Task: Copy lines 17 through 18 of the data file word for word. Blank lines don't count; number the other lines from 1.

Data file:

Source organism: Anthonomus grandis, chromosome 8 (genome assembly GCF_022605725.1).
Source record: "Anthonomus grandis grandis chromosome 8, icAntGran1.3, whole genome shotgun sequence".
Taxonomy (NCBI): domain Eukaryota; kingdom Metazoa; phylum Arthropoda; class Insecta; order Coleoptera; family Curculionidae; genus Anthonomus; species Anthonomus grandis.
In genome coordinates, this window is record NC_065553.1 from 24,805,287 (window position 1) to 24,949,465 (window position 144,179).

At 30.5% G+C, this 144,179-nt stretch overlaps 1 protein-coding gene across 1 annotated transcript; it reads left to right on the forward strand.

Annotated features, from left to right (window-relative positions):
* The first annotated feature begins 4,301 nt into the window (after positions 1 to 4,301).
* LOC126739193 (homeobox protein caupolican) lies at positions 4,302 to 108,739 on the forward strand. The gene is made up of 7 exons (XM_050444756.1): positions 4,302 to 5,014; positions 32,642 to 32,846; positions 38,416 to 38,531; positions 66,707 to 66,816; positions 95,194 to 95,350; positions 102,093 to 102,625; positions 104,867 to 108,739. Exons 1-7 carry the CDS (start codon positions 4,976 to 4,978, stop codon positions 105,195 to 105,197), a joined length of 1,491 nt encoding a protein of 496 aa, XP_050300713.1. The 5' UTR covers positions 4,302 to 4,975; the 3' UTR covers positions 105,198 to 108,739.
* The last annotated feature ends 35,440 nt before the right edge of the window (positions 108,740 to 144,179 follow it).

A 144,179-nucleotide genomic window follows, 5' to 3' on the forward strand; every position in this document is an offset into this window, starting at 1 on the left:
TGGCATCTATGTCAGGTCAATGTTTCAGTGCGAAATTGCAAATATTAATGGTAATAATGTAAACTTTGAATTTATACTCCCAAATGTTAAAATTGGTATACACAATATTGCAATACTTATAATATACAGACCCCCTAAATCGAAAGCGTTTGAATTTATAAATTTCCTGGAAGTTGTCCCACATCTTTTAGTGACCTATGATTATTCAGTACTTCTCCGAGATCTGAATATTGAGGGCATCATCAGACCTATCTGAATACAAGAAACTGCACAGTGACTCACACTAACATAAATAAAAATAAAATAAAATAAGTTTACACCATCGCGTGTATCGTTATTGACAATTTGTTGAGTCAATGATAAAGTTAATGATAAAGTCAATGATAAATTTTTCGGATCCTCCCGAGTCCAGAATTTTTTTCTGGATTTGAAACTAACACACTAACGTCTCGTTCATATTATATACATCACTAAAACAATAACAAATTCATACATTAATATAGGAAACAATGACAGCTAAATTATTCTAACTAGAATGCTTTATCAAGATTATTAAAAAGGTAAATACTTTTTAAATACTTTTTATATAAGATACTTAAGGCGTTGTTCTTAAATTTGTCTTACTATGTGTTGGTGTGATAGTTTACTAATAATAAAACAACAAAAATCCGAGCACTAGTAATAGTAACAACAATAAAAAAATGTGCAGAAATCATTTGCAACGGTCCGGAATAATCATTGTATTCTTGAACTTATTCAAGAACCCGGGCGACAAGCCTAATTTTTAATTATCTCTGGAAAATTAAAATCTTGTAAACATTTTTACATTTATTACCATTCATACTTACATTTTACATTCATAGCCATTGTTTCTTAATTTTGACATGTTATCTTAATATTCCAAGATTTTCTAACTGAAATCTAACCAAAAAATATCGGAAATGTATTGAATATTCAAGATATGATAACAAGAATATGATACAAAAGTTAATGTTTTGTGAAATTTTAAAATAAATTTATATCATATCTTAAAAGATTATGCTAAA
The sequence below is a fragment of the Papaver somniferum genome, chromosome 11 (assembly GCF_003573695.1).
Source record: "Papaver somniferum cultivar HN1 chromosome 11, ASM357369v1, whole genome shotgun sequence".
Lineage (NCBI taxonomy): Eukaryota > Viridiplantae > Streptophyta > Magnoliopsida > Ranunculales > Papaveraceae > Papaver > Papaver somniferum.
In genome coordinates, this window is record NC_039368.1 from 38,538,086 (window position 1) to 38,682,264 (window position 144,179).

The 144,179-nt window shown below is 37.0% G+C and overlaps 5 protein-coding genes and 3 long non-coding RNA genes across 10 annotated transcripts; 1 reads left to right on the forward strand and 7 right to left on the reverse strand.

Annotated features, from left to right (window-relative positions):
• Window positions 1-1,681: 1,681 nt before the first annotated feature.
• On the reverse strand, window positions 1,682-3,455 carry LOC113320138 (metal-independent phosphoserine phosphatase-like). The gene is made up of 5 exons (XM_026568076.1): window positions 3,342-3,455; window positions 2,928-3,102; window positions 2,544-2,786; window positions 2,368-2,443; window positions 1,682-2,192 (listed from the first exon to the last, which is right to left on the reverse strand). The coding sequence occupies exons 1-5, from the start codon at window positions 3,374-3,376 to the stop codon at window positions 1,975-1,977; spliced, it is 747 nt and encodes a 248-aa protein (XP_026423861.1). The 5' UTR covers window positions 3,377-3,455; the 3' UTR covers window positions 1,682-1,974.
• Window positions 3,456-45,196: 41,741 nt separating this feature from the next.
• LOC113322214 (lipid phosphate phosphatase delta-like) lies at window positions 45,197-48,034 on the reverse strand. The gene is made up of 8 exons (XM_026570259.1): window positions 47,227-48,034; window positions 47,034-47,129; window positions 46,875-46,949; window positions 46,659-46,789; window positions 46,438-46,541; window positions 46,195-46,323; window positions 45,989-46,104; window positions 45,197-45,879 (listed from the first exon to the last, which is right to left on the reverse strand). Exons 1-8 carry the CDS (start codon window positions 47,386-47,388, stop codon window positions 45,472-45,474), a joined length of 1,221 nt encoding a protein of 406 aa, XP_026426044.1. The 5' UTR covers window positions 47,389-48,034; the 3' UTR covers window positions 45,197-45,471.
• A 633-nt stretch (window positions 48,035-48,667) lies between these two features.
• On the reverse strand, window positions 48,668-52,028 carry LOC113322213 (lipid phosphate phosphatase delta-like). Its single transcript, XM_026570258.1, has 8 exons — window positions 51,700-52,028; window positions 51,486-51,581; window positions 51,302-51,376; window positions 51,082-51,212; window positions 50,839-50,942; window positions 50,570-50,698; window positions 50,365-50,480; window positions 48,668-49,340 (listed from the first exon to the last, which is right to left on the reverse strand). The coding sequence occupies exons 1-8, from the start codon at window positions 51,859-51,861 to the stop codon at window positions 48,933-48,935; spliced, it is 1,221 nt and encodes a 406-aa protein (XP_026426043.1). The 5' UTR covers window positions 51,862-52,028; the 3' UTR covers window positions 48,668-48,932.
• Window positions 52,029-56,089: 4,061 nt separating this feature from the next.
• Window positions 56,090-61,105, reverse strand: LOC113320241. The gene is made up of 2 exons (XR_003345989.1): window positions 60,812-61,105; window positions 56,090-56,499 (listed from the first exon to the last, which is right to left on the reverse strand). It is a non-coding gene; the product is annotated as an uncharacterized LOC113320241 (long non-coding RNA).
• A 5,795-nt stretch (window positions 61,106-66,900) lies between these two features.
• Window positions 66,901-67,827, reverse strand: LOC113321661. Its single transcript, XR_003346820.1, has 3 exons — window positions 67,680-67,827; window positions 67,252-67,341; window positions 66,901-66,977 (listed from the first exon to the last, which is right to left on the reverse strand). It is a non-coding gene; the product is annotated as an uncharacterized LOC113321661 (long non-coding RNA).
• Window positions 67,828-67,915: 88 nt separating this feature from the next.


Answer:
Annotated features, from left to right (window-relative positions):
• Window positions 1-1,681: 1,681 nt before the first annotated feature.